Those who fought this change – who fought for the 1996 change – are understandably upset.  Some are talking about the increased departure of members from our churches.  That’s a complex issue – some have certainly departed because they felt that the church was too progressive, but I believe that the majority of those who have left did so through apathy, disinterest, or death.  Our church is aging through the failure to retain our youngest members, and I believe that the discrimination against LGBT folks has caused our young adults to turn elsewhere.  Some of these upset folks are threatening to leave, or to carve out a corner in the denomination friendly to their beliefs alone.  Folks who are opposed to gay ordination are upset, angry and hurting.  They are children of God as much as the LGBT community that was hurt by past actions.  I believe that it’s important to remember that.  Our polity is based on communal discernment with the aid of the Spirit, and as a result will almost always have people on the “losing” side who felt quite correctly that their words and acts are guided by the Spirit.  I believe that there is power in the process of discernment itself, though it is messy and painful at times.  I am praying for those who can now be ordained as they should have been in the past, AND for those who felt that they should not be ordained.  This anger should also be expressed, but I hope that it is done in a manner that does not harm others and remembers that our “enemies” are children of God.

There is also a lot of fear.  I had a conversation with a fellow church member yesterday who calls himself “conservative”.  He expressed not a desire to leave, but the fear that others would act on their desire to leave as a result of this change.  I countered (in my reflexive style on these issues) that others had already left because of the discrimination, and others had failed to join us for that reason.  (I’m a bit sorry about that now.)  This is a very real fear.  Some will do so in a knee-jerk reaction – in many cases inflamed by those who have already said that the church has turned away from biblical standards (posted online minutes after the vote last night).

Others will leave because they believe that their presence with others who hold a different belief constitutes endorsement of that belief.  I find this to be generally true of conservatives, and generally not true for progressives.  As a friend tweeted yesterday (on a related issue):  “I think it points to the idea that conservatives see inclusion as acceptance and affirmation. libs can separate inclusion from acceptance.”  I reject the notion that inclusion implies acceptance, but then I am progressive.  Additionally, I feel very strongly called to stand between the opposing sides and communicate with both – and hopefully get them to communicate with each other.  Part of that comes from my project management training and experience (the IT vs. line-of-business divide is every bit as severe as the conservative/liberal split).  But part of that comes from a very real call that I feel to help others reconcile.  (Getting myself to reconcile with others …. let’s just say that I’m working on that.)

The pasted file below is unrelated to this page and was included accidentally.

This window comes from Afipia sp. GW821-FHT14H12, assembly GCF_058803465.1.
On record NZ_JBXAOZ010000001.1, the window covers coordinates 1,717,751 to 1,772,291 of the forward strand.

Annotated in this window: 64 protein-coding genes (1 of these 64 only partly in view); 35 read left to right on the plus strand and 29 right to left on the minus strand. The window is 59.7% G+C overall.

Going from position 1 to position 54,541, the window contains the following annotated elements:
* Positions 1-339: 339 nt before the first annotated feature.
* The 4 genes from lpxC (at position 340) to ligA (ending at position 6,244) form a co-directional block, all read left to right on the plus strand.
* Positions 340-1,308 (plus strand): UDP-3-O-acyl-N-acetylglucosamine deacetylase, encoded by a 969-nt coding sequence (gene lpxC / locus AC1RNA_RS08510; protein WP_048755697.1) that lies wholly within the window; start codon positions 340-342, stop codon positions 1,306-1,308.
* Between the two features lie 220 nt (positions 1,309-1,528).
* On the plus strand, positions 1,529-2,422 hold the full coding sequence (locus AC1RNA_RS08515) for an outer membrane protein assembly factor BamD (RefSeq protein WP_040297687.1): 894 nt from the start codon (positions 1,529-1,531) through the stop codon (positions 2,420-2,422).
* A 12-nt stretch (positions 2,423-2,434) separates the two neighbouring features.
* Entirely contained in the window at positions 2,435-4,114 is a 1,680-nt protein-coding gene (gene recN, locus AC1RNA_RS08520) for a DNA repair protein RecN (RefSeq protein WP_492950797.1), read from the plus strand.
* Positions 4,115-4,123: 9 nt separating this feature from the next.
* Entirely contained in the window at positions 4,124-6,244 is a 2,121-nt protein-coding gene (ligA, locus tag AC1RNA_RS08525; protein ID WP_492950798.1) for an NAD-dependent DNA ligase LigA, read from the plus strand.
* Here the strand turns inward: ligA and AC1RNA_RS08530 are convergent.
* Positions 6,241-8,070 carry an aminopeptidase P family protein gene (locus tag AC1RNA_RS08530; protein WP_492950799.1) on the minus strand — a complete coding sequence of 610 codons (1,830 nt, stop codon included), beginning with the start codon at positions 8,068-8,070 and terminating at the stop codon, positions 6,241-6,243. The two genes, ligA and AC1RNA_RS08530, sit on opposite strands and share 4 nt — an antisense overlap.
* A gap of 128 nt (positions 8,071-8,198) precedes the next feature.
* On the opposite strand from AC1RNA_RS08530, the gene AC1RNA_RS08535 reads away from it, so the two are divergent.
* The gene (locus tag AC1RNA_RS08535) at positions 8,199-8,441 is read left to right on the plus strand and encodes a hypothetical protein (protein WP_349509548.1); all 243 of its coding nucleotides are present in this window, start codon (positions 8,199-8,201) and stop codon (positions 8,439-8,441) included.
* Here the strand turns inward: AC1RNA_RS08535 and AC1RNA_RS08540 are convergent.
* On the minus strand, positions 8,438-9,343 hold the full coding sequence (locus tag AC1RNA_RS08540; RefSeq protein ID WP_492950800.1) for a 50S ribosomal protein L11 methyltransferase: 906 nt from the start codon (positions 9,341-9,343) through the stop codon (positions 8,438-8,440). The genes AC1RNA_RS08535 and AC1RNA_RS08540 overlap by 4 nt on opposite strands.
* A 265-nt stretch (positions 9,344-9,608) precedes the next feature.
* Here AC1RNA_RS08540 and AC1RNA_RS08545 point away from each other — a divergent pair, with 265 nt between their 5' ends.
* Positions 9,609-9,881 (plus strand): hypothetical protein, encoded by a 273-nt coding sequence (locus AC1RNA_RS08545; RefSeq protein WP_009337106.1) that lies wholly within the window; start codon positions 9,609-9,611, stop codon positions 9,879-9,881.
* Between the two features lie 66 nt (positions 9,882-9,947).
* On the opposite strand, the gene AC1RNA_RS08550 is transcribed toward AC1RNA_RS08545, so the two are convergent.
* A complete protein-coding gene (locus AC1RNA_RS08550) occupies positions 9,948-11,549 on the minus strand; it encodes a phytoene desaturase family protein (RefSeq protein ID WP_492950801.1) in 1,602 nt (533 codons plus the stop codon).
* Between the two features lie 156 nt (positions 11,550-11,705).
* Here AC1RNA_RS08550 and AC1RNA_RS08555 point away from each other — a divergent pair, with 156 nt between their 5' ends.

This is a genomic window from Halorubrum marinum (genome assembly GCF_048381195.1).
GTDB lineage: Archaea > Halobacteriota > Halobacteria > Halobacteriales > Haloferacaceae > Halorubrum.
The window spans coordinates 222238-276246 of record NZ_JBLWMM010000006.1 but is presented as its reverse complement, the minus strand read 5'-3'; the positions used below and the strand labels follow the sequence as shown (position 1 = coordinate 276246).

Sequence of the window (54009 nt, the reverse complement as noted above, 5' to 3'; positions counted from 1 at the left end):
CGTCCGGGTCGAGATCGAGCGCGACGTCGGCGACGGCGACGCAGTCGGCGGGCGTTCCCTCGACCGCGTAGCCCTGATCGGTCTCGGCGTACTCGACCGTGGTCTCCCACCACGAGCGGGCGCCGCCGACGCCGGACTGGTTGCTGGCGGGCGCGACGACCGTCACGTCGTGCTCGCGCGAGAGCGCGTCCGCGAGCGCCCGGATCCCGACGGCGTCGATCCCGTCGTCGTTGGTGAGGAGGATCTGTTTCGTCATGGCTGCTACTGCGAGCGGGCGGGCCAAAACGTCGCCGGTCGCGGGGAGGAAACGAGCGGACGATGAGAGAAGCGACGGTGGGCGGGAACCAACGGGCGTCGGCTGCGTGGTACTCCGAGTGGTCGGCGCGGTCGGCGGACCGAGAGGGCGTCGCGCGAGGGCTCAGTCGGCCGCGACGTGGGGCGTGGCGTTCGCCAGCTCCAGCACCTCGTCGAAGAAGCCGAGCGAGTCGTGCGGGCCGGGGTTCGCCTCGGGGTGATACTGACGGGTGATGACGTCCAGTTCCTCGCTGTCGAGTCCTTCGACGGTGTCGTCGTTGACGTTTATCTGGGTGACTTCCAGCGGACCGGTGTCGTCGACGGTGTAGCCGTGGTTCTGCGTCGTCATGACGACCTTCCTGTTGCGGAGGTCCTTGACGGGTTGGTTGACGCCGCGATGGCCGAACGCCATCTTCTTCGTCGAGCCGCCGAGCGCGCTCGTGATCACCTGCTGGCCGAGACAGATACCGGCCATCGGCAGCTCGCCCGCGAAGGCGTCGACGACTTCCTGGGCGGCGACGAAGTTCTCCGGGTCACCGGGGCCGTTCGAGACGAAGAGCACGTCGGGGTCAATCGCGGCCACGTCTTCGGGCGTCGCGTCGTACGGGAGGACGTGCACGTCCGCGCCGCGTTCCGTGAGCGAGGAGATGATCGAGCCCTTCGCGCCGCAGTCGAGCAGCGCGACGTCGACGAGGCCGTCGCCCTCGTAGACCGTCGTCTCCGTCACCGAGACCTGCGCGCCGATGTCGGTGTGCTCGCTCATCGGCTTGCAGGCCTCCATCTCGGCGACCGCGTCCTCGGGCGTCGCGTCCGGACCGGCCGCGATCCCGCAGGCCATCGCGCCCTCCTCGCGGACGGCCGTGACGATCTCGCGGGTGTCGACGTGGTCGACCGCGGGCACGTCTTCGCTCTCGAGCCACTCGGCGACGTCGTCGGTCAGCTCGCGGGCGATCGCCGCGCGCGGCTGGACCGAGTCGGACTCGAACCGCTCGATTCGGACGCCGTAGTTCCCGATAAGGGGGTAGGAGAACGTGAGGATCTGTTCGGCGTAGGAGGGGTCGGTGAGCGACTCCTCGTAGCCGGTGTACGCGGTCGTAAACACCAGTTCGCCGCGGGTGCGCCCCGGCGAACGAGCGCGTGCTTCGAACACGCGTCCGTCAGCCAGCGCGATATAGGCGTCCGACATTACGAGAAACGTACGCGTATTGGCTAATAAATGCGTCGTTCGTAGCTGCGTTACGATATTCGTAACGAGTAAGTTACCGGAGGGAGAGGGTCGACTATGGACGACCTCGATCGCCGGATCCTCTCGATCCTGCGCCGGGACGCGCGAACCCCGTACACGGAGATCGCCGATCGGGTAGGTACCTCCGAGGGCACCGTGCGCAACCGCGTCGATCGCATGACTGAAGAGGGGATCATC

In the youth ministry world we are talking about a change in how people become engaged in Christian community.  The old model was “Believe -> Behave -> Belong” – that we first had to have the right beliefs, then act appropriately, and then were acceptable for full membership.  The new model is “Belong -> Behave -> Believe”.  We learn and change and grow by the process of being in community first, followed by adopting the behaviors of the community, which helps cause our belief.  It’s this process of communal shaping by rubbing against each other (stop snickering!) that is at the heart of our polity of communal, in-person discernment of God’s will for the Church.  We only see God’s will fully in community with each other.  I have said that I see God in others more often than I see God in other ways.

We will only grope our way to the Truth by staying together and working together and praying together.  And so it is my hope that we will do just that – remain together.  If it turns out that this change is wrong, God will make a correction happen.  If it turns out to be right (as I believe), then we will all see it as life unfolds.  Those who are hurting so much that they cannot remain should be allowed to depart with dignity and love.  But I truly hope that we will all stay.  It’s time for the end result of a fight during a hockey game – sharing a beer together after the game and laughing about it.

To conclude, I believe that this new day is a good day.   And I pray for all whose lives have changed in this process, for perceived good and perceived bad.  We are all part of the Church.